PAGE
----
It’s been a year since classes at Kent State went fully virtual and many have admitted to struggling with their mental health, professors included. Although the pandemic has surely impacted everyone differently, professors at Kent State are determined to still make their classes worthwhile.
“I was really trying to think about ways that we could make things accessible to everybody,” said Joshua Stacher, an associate professor in the department of political science. “So, in my class they can either read the material or have a documentary of some sort, or there’s usually a podcast. They just have to show up having done something like that.”
When the pandemic first hit and classes moved online, there was a sense of panic and a desire to make things as normal as possible.
“My first impulse was to not lower standards at all, you know, not to change anything and make everything work just like it had as much as possible,” said Elaine Frantz, a professor in the history department at Kent State.
Quickly, however, professors realized they would need to adapt and become more lenient.
“I think I was actually tough for a couple of weeks on my students … which was made out of my fight-or-flight desire to keep things just like they were,” Frantz said. “We realized that it didn’t have to be just like it was so we could really create a new thing that would work better in our circumstances, but I think it took a little while to even psychologically place where that was okay.”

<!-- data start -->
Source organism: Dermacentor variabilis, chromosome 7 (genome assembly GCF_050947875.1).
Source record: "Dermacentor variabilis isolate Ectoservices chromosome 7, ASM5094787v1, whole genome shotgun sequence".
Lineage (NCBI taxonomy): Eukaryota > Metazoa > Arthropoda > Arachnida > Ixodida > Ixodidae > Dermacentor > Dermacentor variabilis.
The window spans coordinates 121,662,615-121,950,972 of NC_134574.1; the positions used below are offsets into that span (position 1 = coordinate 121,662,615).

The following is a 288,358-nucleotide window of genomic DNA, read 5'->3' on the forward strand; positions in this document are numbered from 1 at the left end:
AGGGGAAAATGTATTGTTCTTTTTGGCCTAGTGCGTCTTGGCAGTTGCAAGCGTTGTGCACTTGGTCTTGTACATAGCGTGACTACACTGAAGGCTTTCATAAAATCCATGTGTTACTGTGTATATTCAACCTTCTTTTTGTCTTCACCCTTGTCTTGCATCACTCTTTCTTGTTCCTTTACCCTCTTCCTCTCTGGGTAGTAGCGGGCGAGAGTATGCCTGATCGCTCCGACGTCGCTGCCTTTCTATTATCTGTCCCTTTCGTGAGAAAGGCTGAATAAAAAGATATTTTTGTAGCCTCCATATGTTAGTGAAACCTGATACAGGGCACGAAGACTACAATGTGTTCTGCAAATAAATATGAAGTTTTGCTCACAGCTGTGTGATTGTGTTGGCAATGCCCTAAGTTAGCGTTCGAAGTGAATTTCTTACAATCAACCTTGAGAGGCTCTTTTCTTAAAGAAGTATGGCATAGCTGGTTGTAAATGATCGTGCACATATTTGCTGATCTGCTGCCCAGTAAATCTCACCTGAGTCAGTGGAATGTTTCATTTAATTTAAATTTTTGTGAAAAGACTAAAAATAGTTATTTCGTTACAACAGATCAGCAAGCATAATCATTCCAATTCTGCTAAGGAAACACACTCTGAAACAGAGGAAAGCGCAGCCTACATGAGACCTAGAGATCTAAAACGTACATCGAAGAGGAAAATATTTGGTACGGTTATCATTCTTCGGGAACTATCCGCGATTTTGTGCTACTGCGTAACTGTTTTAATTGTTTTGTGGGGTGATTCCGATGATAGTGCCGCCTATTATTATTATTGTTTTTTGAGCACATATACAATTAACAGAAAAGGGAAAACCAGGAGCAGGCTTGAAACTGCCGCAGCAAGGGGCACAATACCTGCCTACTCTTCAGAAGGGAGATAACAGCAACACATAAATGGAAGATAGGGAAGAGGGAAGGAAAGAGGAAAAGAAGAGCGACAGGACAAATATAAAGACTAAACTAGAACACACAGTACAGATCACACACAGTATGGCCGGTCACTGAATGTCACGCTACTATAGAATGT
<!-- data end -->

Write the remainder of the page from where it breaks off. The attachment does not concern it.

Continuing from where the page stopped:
Not only are professors concerned for their students’ mental health, but they also have to ensure they are taking care of their own. For Stacher, he takes to meditating, journaling and yoga to keep up with his mental well-being. “All of that happens daily,” Stacher said.
It can be easy to think that a professor’s life is completely different from that of students’. However, they are prone to struggle in just as many ways as the students are.
“You know, rates of depression and anxiety can be seen across the lifespan,” said Jennifer Waugh, assistant director of the Counseling Center. “So, I think professors probably do experience a lot of it but just for different reasons maybe.”
Despite becoming accustomed to the virtual class setting, this doesn’t mean professors don’t miss the opportunity to see students in person. Frantz is lucky enough to have that opportunity.
“I’m enjoying this semester,” Frantz said. “Having a hybrid class I really found it just made me very happy to come back to work and I realized how much I have missed it.”
Unfortunately, this is not the case for everyone. Stacher has adapted the way he teaches the class to allow him to know his students on a more personal level.
“My number one concern on these online platforms was creating a community,” Stacher said. “I don’t know that I’ve created a community in terms of on the screen but through the interactive journals that we write, I know my students now better individually than I have ever known them, although I wouldn’t be able to pick them out of a lineup.”
Resources on campus are available for not only students but also faculty and staff. For those who feel like they are struggling, Waugh suggests practicing self-compassion.
“The first thing is just noticing if you’re experiencing a lot of stress and anxiety,” Waugh said. “A lot of it is about stress management and how we respond to stress and so I think there’s that and I think there’s practicing self-compassion.”
Cassidy Gladieux covers mental health. Contact her at firstname.lastname@example.org.